Harry was out to dinner with his family, and stood up saying he had to go to the bathroom. Soon it was noticed that Harry hadn’t returned. When a member of the family went to look for Harry they discovered he was no longer in the building. Two hours later, and after a search of the neighborhood, Harry was located wandering the neighborhood streets confused and unable to state why he had left the building. Harry has early dementia and had just walked away. Leaving a dinner party and even a restaurant unaccompanied is not a problem unless you are a child or are confused. Harry was confused, alone and quickly became lost in the community.

Current statistics tell us that about 60% of people with dementia will get lost in the community at some point. This includes people living in the community as well as those living in institutions.

Harry might not have been able to locate the restroom, or may have seen the exit and just thought to go home. Perhaps he used the restroom and then forgetting his family having dinner, just walked out the door. However it happened, after wandering the neighborhood for two hours, being tired and scared, he was not in condition once found to state what his actions were.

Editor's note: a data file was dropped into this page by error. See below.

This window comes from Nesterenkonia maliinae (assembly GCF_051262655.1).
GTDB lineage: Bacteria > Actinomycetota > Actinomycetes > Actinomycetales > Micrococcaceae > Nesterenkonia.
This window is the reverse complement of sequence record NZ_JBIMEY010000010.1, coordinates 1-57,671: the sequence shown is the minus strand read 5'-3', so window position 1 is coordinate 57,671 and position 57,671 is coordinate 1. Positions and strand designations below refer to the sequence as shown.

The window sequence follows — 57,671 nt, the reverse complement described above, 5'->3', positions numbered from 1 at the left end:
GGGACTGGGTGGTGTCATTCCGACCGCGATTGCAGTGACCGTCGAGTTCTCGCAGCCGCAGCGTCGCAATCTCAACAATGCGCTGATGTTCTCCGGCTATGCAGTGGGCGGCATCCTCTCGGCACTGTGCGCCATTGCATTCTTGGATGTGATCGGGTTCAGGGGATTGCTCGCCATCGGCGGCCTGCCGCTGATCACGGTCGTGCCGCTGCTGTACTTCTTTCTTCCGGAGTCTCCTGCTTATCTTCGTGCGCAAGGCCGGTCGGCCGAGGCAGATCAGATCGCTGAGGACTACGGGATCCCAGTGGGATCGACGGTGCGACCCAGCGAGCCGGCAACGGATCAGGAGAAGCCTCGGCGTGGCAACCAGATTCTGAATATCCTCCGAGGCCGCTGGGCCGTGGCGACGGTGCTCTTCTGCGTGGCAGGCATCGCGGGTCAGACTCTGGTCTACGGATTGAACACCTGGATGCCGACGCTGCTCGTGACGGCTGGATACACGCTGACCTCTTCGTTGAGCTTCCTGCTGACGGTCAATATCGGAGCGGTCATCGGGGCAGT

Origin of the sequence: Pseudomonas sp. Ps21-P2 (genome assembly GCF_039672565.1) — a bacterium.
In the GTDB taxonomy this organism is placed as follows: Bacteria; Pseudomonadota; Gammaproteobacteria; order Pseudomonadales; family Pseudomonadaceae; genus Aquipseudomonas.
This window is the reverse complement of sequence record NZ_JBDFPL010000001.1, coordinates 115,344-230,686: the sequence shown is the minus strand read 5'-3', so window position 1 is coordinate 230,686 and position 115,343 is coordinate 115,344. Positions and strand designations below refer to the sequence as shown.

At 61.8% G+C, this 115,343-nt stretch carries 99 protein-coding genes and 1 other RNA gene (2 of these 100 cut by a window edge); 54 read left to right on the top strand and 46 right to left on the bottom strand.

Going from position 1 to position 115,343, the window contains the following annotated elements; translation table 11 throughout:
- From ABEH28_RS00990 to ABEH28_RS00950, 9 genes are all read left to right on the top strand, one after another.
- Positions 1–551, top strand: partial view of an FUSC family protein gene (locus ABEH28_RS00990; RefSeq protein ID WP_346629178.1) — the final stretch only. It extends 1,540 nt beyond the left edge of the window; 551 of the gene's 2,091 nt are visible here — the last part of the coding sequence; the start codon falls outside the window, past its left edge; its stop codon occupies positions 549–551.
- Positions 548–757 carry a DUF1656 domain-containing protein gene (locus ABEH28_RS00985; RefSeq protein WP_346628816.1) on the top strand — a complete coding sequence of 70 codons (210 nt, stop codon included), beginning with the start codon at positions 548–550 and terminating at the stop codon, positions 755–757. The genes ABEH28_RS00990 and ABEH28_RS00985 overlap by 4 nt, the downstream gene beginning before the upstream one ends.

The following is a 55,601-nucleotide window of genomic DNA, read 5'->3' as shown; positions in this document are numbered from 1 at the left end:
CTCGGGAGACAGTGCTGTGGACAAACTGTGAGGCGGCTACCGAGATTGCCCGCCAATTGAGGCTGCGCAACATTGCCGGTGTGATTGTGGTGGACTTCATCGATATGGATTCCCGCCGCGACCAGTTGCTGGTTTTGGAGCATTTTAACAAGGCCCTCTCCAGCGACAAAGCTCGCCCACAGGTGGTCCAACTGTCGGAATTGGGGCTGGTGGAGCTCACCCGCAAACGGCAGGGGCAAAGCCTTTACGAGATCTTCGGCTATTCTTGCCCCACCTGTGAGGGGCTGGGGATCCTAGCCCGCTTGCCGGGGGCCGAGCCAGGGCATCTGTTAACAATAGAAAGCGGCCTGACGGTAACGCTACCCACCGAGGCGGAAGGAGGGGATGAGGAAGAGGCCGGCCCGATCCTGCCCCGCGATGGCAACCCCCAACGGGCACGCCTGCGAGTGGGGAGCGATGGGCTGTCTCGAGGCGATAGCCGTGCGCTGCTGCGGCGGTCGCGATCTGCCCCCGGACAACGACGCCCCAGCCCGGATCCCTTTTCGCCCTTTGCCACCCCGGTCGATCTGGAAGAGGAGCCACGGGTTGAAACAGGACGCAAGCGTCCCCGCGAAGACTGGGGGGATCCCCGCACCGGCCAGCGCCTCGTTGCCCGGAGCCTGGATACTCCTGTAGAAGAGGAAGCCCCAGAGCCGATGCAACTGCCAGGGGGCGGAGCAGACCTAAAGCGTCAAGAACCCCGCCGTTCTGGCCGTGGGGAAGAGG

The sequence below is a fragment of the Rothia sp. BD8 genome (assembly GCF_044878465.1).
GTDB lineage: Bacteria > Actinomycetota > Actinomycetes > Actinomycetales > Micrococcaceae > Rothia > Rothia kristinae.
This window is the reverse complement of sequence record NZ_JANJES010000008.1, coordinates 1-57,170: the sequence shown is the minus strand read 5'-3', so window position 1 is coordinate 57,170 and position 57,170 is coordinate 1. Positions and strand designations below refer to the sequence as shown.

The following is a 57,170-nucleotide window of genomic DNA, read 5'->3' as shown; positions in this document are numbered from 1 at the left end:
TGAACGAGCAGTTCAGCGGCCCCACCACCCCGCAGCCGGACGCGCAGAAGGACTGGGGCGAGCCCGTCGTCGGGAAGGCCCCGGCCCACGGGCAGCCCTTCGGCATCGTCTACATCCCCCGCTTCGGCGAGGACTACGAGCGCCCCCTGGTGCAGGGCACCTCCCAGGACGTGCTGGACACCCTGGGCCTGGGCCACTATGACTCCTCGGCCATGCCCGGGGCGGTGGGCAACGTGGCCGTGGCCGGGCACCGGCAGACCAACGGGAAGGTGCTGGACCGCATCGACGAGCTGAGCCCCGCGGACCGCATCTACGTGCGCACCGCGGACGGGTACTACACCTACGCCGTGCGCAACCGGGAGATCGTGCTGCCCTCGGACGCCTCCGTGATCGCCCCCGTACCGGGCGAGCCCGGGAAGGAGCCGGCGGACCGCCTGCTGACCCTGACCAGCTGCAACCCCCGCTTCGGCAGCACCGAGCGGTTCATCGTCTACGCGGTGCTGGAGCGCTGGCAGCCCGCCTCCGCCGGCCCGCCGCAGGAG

In this case, Harry was just confused and walked away. Many with dementia who become lost do so because they are actively trying to meet a social, emotional or physical need. As in the case of the woman who always feels her children are needing her, or the man who must get to his job.

Many years ago when Harry and his wife had young children, they had ID bracelets made for their children in case they would ever get lost. Now Harry is wearing his own ID bracelet for the very same reason.

The Alzheimer’s Association sponsors the  “Medic Alert – Safe Return” bracelet.  This  bracelet offers a 24 hour service, national data base and coordination of local support services. Well worth the price, in peace of mind.

Virginia Garberding RN

Certified in Gerontology and Restorative Nursing